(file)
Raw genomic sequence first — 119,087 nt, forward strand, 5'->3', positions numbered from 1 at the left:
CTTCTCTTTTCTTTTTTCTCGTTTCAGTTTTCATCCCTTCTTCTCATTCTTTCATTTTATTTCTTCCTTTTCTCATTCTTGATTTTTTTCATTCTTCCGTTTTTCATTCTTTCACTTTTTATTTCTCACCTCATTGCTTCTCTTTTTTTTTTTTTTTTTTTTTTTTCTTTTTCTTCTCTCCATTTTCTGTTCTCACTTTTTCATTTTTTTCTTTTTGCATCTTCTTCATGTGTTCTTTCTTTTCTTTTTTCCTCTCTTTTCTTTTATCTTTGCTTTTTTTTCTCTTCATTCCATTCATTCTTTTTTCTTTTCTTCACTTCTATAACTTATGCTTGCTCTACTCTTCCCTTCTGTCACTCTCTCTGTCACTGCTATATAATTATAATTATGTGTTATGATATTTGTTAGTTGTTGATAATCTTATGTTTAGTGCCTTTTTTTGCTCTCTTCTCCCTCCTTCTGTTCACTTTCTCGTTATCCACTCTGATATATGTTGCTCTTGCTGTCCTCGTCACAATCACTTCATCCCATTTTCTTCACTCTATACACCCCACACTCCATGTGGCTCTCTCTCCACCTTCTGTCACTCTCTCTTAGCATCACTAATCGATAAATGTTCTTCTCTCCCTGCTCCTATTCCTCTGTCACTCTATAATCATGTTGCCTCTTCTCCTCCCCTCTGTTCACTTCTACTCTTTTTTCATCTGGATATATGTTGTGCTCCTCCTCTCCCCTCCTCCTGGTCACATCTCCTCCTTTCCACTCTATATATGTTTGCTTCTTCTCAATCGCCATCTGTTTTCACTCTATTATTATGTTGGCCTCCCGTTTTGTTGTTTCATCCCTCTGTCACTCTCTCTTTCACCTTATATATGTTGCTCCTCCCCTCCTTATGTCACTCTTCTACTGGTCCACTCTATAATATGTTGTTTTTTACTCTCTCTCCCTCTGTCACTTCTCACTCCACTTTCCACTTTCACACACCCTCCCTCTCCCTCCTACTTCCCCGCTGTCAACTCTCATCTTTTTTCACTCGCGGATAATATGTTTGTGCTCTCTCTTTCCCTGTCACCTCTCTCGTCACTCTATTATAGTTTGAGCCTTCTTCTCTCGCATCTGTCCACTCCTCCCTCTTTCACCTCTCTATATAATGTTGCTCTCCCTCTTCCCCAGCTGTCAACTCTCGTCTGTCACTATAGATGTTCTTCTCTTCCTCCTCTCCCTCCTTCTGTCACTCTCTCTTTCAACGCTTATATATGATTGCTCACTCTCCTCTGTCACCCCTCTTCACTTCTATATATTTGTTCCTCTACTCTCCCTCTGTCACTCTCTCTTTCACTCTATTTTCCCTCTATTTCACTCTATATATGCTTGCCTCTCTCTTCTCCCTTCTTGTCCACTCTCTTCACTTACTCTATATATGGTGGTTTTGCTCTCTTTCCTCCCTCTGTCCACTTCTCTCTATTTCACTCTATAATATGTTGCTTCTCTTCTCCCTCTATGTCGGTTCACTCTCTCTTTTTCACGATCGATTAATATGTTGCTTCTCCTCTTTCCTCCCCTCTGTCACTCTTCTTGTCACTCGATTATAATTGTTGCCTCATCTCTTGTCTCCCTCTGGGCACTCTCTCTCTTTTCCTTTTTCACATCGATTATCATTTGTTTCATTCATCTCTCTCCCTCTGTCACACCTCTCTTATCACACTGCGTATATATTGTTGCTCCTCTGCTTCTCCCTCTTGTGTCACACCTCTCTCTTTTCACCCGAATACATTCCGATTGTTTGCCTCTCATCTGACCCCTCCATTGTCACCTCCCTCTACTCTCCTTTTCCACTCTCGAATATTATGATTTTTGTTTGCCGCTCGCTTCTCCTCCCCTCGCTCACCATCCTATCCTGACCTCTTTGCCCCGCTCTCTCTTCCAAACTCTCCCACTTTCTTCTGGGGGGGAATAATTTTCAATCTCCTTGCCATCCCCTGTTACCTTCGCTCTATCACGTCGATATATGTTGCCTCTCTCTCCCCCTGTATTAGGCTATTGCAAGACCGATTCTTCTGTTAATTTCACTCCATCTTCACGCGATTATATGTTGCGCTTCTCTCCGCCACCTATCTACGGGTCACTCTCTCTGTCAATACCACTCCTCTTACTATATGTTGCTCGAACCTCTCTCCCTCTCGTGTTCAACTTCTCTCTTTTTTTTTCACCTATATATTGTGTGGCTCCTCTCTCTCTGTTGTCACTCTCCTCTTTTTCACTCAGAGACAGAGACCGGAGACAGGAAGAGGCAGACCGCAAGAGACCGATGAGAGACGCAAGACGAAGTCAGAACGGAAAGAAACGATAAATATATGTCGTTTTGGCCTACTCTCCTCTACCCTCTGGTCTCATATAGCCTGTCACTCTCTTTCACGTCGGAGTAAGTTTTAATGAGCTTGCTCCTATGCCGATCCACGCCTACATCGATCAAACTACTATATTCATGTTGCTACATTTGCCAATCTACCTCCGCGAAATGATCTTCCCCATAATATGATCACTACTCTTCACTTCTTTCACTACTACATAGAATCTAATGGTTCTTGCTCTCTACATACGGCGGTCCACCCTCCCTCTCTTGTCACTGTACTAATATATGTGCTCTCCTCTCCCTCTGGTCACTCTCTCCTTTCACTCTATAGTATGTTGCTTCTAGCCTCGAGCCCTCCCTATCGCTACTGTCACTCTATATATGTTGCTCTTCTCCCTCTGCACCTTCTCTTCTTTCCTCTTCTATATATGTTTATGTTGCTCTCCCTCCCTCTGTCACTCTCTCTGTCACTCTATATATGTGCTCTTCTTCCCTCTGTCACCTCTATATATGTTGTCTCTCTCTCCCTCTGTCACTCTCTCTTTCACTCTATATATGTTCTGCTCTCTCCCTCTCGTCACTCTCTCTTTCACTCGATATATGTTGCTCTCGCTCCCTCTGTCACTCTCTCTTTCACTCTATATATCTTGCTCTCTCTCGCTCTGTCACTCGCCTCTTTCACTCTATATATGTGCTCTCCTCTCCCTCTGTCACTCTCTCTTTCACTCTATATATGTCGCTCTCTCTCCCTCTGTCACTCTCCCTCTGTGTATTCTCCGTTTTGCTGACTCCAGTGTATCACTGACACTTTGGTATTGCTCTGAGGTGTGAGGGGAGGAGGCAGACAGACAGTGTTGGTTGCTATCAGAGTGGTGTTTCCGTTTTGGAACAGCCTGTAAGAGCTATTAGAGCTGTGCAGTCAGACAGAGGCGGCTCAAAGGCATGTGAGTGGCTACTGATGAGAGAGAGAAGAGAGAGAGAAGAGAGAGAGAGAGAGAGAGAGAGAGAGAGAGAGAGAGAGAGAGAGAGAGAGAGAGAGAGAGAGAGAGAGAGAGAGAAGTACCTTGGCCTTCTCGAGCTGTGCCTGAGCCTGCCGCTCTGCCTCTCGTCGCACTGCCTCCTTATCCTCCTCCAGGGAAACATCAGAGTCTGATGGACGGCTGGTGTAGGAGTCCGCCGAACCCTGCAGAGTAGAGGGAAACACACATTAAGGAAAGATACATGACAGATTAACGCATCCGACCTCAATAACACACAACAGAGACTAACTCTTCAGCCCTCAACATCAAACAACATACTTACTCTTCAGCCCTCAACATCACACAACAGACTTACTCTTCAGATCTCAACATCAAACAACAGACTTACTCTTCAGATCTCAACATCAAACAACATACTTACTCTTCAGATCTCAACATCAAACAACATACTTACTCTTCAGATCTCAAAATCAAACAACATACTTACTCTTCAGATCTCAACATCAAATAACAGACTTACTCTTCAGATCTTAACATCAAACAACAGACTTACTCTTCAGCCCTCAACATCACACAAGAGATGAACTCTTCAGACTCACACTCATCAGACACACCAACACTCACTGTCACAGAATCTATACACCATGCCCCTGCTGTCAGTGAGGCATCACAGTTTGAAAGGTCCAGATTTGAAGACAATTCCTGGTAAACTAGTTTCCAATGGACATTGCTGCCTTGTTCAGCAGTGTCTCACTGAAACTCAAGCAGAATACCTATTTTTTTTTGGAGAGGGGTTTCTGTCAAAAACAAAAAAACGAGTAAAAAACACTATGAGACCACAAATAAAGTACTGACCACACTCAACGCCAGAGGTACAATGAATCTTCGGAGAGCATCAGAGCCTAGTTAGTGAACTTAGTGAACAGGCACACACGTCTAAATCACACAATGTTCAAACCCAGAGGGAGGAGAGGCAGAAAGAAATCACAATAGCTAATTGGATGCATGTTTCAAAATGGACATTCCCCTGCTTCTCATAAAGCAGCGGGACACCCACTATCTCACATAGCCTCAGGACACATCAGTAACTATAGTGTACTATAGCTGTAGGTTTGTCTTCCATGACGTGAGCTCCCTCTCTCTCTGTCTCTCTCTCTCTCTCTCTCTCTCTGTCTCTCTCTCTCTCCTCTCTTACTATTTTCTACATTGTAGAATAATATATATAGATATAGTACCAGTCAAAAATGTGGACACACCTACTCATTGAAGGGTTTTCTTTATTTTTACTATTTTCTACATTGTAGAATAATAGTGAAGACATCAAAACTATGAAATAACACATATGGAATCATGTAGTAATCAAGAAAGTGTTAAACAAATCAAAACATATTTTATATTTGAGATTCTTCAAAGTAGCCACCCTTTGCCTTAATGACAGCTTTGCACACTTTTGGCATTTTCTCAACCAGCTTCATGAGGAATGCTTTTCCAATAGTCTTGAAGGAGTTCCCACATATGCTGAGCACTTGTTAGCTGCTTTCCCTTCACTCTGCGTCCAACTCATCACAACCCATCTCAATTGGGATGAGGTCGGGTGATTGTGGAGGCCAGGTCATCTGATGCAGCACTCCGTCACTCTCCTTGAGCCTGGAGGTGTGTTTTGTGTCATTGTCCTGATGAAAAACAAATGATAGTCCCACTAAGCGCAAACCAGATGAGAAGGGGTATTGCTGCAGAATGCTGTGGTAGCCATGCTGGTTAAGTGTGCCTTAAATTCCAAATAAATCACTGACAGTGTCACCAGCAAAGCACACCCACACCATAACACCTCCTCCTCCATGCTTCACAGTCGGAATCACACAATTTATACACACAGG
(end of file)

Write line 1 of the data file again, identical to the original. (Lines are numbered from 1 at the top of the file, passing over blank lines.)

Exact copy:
Raw genomic sequence first — 119,087 nt, forward strand, 5'->3', positions numbered from 1 at the left: